Mightier than a trampled flower

women* in (post-)war, demystifying woman*hood and queer-feminist alliance

Mightier Than a Trampled Flower
Illustration artwork "Ishtar and the Mightier Flowers" by Dariushka Alexander

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women* in (post-)war, demystifying woman*hood and queer-feminist alliance

The past centuries have seen numerous wars that glorified killing and dying and justified violence against nature. Nations of material wealth craved mastery and estranged people from one another. The illusion of victory and the will to conquer crumble into debris, where the post-war world can hardly catch its breath.

Women* are in the middle of this burning carnage. Women*s bodies become battlefields, where the effects of war are intensified and its structures are internalized. Women* in wars live through intra-community, national and colonial violence. Women*s experience of a war is, however, more than a trauma, much more than a pathological state of mind. Women* in wars are more than victims, rougher and stronger than trampled flowers. In their every gesture towards survival, we see burning tigers fighting for life.

Mightier than a Trampled Flower is a witness to women* in wars and against the history-making that is neglectful of experiences of the marginalized. It sheds light on the struggles of women*, whose chronicles are entangled with colonialism and decolonial movements, such as: women* in Brazil facing the threat of pervasive femicide, women* resistance fighters in the Algerian War of Independence, and “comfort women”, the survivors of forced sexual slavery by the Imperial Japanese Army. Imperialist warfares are rooted in the illusion of mastery which attempts to condition the reality of women*. In this reality, women* live through displacement and relocation. Through migration and exile, somatic remobilization and reassignment of social roles, women* continue to diverge and redefine what women*hood can be.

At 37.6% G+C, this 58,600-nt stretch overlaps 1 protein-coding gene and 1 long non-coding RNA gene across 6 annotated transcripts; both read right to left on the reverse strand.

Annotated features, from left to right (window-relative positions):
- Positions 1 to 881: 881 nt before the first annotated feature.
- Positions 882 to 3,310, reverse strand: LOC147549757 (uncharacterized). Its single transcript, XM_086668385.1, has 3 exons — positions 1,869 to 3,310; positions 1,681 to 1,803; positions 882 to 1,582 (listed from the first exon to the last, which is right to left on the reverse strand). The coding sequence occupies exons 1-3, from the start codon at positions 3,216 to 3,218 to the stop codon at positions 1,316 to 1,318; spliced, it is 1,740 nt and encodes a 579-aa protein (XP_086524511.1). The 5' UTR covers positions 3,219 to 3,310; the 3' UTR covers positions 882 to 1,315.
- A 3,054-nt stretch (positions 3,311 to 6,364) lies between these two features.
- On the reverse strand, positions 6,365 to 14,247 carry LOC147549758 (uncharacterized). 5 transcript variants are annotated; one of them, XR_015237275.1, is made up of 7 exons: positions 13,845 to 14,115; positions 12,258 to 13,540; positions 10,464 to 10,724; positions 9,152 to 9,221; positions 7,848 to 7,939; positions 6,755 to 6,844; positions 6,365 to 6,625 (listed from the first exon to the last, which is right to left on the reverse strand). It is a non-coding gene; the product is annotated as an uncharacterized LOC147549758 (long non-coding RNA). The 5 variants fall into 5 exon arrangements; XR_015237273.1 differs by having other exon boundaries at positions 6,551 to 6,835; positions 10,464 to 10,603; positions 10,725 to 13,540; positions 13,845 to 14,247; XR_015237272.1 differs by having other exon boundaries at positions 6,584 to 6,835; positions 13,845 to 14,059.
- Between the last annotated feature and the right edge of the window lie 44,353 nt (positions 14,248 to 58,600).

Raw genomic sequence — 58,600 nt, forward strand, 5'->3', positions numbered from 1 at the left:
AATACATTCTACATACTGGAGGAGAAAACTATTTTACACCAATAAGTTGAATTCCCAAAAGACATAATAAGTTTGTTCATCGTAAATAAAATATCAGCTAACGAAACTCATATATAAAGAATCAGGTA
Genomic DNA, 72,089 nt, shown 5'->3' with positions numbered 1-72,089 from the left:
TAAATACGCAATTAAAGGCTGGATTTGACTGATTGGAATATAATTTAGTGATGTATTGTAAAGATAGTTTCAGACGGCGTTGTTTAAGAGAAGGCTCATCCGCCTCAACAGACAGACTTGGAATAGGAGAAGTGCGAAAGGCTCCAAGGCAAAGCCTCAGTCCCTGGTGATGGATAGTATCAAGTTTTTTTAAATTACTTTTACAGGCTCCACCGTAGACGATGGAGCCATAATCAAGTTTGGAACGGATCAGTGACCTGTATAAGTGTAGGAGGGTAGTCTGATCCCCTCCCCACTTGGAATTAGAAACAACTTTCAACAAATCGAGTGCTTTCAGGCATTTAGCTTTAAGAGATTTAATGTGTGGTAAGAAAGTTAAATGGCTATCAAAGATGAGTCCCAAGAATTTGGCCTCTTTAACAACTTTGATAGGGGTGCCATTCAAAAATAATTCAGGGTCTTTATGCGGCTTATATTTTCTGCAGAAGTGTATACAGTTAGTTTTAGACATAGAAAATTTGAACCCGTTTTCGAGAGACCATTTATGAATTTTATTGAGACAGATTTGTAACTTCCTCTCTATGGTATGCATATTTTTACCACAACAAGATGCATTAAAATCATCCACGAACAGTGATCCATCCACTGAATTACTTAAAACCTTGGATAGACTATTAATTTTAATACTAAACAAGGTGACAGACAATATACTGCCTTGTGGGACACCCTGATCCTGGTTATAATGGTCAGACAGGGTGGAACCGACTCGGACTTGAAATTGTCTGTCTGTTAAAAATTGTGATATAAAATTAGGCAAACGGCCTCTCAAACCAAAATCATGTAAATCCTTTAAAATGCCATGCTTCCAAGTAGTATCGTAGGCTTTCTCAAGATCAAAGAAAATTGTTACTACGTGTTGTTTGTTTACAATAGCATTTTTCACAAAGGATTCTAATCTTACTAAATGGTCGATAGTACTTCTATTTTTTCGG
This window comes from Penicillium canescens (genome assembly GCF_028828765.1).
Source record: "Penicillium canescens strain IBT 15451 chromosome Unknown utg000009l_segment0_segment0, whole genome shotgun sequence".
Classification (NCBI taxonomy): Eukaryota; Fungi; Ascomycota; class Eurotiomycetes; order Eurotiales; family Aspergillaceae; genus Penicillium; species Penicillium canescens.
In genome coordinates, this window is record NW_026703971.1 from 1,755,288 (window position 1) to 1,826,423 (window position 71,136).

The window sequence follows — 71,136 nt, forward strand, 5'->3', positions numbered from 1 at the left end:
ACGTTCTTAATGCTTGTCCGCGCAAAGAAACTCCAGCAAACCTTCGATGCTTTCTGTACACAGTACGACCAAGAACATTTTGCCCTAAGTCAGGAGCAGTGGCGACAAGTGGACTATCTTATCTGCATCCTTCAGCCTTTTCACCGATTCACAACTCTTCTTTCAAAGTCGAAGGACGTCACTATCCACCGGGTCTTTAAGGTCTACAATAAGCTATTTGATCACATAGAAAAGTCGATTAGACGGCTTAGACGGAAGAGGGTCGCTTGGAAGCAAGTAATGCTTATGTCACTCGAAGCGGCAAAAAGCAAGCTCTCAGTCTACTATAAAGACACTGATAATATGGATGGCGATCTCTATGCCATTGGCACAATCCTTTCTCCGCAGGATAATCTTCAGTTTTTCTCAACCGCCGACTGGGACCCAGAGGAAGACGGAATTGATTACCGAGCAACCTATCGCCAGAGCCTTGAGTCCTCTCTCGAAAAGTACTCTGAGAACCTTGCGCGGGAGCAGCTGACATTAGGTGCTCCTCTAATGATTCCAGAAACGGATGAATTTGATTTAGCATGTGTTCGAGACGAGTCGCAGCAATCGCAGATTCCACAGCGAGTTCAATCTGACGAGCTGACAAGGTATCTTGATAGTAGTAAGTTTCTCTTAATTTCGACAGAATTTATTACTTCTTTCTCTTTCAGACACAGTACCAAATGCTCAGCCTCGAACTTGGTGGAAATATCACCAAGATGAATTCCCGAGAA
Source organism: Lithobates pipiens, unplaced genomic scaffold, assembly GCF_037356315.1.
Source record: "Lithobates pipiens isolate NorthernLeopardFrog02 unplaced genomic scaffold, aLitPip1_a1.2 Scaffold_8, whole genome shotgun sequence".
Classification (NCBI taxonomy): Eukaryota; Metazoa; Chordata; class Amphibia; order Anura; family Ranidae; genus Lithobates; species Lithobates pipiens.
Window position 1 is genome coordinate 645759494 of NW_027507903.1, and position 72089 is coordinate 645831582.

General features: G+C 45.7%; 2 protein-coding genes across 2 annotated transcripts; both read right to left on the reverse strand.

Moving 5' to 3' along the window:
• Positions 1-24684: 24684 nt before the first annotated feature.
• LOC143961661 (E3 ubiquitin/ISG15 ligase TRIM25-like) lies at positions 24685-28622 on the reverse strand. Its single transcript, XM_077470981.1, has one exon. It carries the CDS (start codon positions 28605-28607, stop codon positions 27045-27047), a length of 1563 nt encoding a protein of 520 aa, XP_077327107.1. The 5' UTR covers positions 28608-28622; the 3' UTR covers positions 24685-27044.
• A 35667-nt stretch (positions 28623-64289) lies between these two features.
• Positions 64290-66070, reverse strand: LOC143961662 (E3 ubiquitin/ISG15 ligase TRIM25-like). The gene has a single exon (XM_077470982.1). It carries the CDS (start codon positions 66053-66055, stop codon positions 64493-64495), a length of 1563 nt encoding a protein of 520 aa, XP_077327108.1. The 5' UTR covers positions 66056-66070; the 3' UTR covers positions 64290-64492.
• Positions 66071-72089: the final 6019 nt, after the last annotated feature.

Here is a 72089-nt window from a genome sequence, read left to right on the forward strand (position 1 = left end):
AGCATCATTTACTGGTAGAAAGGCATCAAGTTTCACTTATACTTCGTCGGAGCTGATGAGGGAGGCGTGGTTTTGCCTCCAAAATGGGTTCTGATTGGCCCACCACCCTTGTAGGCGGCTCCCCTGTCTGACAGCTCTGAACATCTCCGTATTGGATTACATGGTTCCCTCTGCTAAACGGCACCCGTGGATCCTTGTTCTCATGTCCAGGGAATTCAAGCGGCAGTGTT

Numerous representations of women* in wars are symptomatic of patriarchal-colonial oppression – tender nurses, sacrificial mothers, female heroines creating a niche in male-dominated slaughters. Mightier than a Trampled Flower deconstructs the fetishization of “a trampled flower” – broken and fragile but still pretty and soft, while tackling the gender binary embedded in our language and reclaiming woman*hood in the hands of women* fighters.

In the spirit of Unthinking Mastery (Julietta Singh, 2017), Mightier than a Trampled Flower practices alertness against and dreaming beyond mastery. Mastery emerges “where it is least expected,” even in our own endeavors towards decolonized humanity. Mightier than a Trampled Flower is a platform for queer-feminist alliance of collective learning and intersectional resistance, which refrains from the tactics of (counter-)mastery and reproduction of violence, domination and exclusion.

Mightier than a Trampled Flower is an ongoing curatorial focus of Oyoun Berlin with artistic projects anchored in different forms of woman*hood in war. The focus launches in April 2022 with the project AS* PAPANGUS by the Afro-Brazilian artist Bruna Amaro. Besides the public program and presentations of projects, Mightier than a Trampled Flower hosts a series of virtual workshops where women* artists, thinkers and activists come together and dwell on the underlying concept, women* in war.

This curatorial focus is supported by Berlin’s Senate Department for Culture and Europe.

Artistic Direction: Dami Choi, Louna Sbou.